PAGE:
Wednesday, May 28, 2014

California 100

I didn't race in the California 100 this year.  Not for lack of desire, but rather because I took on the role of Race Director for Rivers for Change, the hosting non-profit group founded by Danielle Katz and John Dye.  Although I didn't paddle the 100 mile stretch with 100+ others, I certainly had a weary weekend of my own with late nights, early mornings, highs, lows and everything in between.  I met a bunch of new paddlers, strengthened some friendships and got reminded how cool the paddling community can be.  

For those not familiar with the California 100, the concept is simple.  Test your skill, stamina, physical and mental limits on the Sacramento River for one-hundred river miles of paddling in one continuous race.  It takes 10-20 hours and you stop at 3 checkpoints along the way.  As simple as the Cal 100 is, it's far from easy.  

To start, racers are dealing with class II whitewater along the course.  The sections are short and staggered, but skill plays into these sections immensely.  If you have it, you'll succeed.  If you don't, you'll either get lucky or you'll get worked.  But, no worries, because it's all downhill and eventually you'll float into calmer water.  Get through the rapids and tackle the straights.  Water reading is still essential since staying in the fast water flow is critical for a good time.  Feed and hydrate yourself or else.  Condition yourself ahead of time - aka, train for this race.  Carry the required equipment.  Be prepared to take care of yourself on the river - broken fin, holed board, separated from your board, lost?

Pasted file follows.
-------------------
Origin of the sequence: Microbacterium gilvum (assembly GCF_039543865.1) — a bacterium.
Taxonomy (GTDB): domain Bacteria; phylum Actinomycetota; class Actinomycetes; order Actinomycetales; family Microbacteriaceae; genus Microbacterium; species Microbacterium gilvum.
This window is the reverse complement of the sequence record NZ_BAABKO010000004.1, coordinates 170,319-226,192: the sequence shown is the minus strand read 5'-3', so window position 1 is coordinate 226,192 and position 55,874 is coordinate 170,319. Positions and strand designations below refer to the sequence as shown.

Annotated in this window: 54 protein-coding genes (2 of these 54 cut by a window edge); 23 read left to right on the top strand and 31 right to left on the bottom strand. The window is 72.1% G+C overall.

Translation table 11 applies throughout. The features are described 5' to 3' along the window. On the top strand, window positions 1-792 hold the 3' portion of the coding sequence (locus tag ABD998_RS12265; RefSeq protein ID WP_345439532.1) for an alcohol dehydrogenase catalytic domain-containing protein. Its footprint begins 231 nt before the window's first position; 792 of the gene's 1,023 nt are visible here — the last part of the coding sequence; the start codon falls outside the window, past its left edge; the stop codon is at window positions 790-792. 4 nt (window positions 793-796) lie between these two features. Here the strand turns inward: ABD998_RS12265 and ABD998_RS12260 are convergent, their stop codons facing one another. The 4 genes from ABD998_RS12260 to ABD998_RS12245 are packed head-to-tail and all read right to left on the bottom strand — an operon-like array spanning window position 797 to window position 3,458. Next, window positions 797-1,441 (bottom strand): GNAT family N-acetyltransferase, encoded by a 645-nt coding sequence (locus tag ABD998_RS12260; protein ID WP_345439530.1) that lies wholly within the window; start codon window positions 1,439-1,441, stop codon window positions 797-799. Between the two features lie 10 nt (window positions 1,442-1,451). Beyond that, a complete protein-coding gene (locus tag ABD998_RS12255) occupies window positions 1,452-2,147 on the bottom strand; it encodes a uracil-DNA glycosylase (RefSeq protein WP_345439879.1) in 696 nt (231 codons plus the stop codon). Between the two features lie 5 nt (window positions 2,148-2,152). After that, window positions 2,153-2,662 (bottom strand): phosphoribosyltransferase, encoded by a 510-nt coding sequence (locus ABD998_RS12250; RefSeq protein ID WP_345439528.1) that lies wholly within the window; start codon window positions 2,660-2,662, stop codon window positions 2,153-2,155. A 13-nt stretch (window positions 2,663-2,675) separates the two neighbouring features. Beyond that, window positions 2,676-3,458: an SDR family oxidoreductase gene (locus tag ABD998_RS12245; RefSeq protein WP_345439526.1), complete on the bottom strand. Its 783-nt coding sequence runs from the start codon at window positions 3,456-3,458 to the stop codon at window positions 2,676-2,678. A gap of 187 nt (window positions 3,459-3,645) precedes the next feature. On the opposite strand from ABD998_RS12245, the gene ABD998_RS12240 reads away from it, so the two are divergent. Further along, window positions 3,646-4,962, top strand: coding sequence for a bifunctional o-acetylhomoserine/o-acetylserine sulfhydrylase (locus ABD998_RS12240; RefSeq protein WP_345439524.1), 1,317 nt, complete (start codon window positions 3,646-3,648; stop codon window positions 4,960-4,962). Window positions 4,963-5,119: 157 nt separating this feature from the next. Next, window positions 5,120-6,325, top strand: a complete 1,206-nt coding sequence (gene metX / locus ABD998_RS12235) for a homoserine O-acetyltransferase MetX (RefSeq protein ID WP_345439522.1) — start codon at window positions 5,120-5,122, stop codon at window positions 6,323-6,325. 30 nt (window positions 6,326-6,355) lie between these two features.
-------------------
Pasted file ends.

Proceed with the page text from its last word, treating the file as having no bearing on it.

It's an epic undertaking and over 130 people accepted the challenge.  That's a 30% growth from 2013 and the SUP category was up over 200% this year.

Check out some of the pics and set your sights for this challenge next year!

safety briefing.  Photo by Lisa Thomas.

I didn't get to race with the BPC, but cheering them on was good enough.

I think Janet smiled the entire way.  Photo by Lisa Thomas.

With Danielle Katz.  Photo by Lisa Thomas.
So proud of this one.  Fellow Focus SUP Hawaii ambassador Adrianna Baca completing the 33-mile leg of the race.
Photo by Lisa Thomas.

Sean Morley won the kayak class and was going strong.  Photo by Lisa Thomas.
Tom Biglione - the only solo canoeist in the race.  Photo by Lisa Thomas.

Brian Thomas - only prone paddleboarder brave enough.  Photo by Lisa Thomas.

Monday, May 5, 2014

one IN, one OUT

One in, one out.  Google that and you'll get a few versions of its meaning.  It's an unofficial rule that some people follow, like minimalists and dispensaries.  In an attempt to downsize and reduce the amount of gear and clutter I call my own, I've applied it to my paddle craft.  If I get rid of a board, I have my own permission to get a new one, so that's what I did.

This morning I took her out for the first ride and let her make some of those extremely important first impressions on me.  I'm very happy.  This new Cali 14 by Focus SUP Hawaii is exactly what I've been looking for.  14 feet long, 27 inches wide, 5 inches thick, 265 liters.  Carbon layup, 24 pounds.  Sweet deck setup, simple lines, excellent volume distribution with a low-volume nose and the perfect tail.